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Thursday, August 4, 2016

East Asia Forum: How to prevent another 1MDB saga

KUALA LUMPUR - The 1Malaysia Development Berhad (1MDB) saga highlights the problems with state-ownership in the Malaysian economy.

According to a report in the East Asia Forum, to prevent such scandals from recurring, Malaysia should first curb the excessive role of the state in business .

Then, it has to put in place institutional mechanisms that subject politicians to proper checks and balances.

Also, there is a need for wider democratic reforms and a clear separation of powers of the executive, legislative and judicial branches of government.

“Malaysia has a long history of high-level financial scandals, some of them involving the country’s government-linked companies (GLCs). Yet, the recent case of 1MDB is particularly shocking. This is the first time that a sitting prime minister is directly implicated,” it notes.

In Malaysia, according to the article by Teck Chi Wong, a Masters student at the Australian National University, GLCs have been used as a tool for politicians to direct benefits to their political supporters or even themselves.

The case of 1MDB, it says, illustrates this problem.

The failure of institutional safeguards to prevent or take action against irregularities that have resulted in the scandal point to major deficiencies within Malaysia’s governance of GLCs.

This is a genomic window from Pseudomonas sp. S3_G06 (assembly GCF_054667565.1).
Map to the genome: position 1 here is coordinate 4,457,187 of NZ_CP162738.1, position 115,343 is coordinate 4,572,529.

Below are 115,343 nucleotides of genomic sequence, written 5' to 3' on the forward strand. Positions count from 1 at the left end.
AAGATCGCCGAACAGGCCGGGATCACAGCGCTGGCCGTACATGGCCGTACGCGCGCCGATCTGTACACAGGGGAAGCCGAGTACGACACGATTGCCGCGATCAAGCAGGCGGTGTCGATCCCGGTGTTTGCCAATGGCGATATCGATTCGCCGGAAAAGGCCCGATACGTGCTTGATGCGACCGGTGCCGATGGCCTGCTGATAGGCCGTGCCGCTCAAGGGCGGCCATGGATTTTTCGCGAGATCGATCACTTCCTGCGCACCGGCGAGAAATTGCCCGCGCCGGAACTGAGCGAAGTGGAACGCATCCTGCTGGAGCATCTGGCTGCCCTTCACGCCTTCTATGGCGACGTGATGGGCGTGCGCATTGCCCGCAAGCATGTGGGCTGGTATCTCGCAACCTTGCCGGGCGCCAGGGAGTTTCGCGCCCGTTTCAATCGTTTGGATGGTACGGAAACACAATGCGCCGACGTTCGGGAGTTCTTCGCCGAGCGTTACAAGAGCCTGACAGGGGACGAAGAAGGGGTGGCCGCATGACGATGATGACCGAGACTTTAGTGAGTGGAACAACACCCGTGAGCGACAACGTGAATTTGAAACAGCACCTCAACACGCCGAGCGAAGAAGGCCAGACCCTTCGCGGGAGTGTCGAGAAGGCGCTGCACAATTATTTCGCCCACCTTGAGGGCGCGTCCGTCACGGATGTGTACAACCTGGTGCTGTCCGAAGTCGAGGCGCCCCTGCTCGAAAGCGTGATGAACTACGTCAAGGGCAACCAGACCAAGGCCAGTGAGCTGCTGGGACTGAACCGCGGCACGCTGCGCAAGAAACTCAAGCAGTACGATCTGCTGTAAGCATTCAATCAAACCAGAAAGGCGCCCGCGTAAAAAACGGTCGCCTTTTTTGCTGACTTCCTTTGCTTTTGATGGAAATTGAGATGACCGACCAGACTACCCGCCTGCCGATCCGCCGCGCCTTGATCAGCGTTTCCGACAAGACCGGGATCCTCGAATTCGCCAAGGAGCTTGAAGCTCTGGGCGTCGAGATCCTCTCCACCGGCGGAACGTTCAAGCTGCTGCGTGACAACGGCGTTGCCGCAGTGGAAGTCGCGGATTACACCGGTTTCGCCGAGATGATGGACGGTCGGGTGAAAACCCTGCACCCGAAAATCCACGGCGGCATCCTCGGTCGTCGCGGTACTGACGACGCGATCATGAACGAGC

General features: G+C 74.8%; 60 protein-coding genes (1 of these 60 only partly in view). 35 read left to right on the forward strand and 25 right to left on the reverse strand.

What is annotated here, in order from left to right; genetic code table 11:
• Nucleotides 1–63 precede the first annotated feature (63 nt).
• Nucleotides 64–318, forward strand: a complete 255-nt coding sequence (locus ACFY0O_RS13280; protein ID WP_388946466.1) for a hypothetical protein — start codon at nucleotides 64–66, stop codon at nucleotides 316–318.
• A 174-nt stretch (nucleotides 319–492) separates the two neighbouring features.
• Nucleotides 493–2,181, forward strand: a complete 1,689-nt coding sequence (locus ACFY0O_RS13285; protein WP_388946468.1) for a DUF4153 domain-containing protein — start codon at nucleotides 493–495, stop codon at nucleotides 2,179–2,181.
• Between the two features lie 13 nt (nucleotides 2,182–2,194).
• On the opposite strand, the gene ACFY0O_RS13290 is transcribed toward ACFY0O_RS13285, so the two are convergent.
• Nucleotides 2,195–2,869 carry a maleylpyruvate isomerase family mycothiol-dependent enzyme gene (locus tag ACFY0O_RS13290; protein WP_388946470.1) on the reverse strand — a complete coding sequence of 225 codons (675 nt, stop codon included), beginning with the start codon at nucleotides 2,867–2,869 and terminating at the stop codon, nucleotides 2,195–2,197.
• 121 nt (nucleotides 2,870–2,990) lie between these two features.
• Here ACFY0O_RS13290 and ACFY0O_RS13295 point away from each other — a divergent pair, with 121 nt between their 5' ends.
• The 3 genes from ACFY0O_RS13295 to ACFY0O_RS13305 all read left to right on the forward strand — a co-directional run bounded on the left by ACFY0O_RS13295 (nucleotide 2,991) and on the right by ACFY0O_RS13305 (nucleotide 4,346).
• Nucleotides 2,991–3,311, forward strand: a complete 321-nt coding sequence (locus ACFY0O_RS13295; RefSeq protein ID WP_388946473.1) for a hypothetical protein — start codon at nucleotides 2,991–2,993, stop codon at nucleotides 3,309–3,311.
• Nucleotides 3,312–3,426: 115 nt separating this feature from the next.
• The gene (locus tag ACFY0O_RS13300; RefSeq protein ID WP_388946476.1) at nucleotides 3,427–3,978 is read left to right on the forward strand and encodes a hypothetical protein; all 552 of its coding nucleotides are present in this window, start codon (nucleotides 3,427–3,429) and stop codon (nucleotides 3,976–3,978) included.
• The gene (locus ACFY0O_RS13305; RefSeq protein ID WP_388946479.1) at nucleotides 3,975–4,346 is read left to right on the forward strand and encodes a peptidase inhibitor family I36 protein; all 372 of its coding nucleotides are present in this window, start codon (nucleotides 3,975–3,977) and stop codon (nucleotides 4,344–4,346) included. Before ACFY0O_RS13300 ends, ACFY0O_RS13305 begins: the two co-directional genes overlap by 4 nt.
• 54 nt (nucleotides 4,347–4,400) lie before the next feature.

It says six decades of rule by the United Malays National Organisation, the main ruling party in Malaysia, have undermined Malaysia’s democratic institutions.

“There are now no effective institutional checks and balances on the handling of GLCs by the state and politicians.”

It estimates that GLCs account for approximately 36 per cent of the market capitalisation of Bursa Malaysia and 54 per cent of the benchmark Kuala Lumpur Composite Index. GLCs do not only participate in natural monopolies or strategic industries, but compete with the private sector in highly lucrative businesses such as retail, construction and property development.

In the case of 1MDB, the state-owned investment company also has a huge involvement in property development, through the projects, Tun Razak Exchange (TRX) and Bandar 1Malaysia, it notes.
These projects are particularly controversial, it says, because the land was sold to 1MDB at a very low price by the government.

It says Malaysia should consider adopting the OECD guidelines on corporate governance of state-owned enterprises to benchmark itself against the world’s best practices.

“The guidelines recommend a clear separation between the state’s ownership function and regulatory function, which is currently lacking, particularly in the 1MDB case where the prime minister is the ultimate decision-maker.”

Both the state and GLCs must also observe a higher standard of transparency. A clear and consistent ownership policy should be established to define the overall objective of state ownership and the state’s role in corporate governance, according to the article.

This move, it adds, must be complemented by wider reform in Malaysia’s democratic system.

“The problem goes beyond the current prime minister. Lasting reform will require ensuring free and fair elections and a true separation of powers between executive, legislative and judiciary branches as well as strengthening the independence of key institutions, including the central bank and the attorney-general’s office.”

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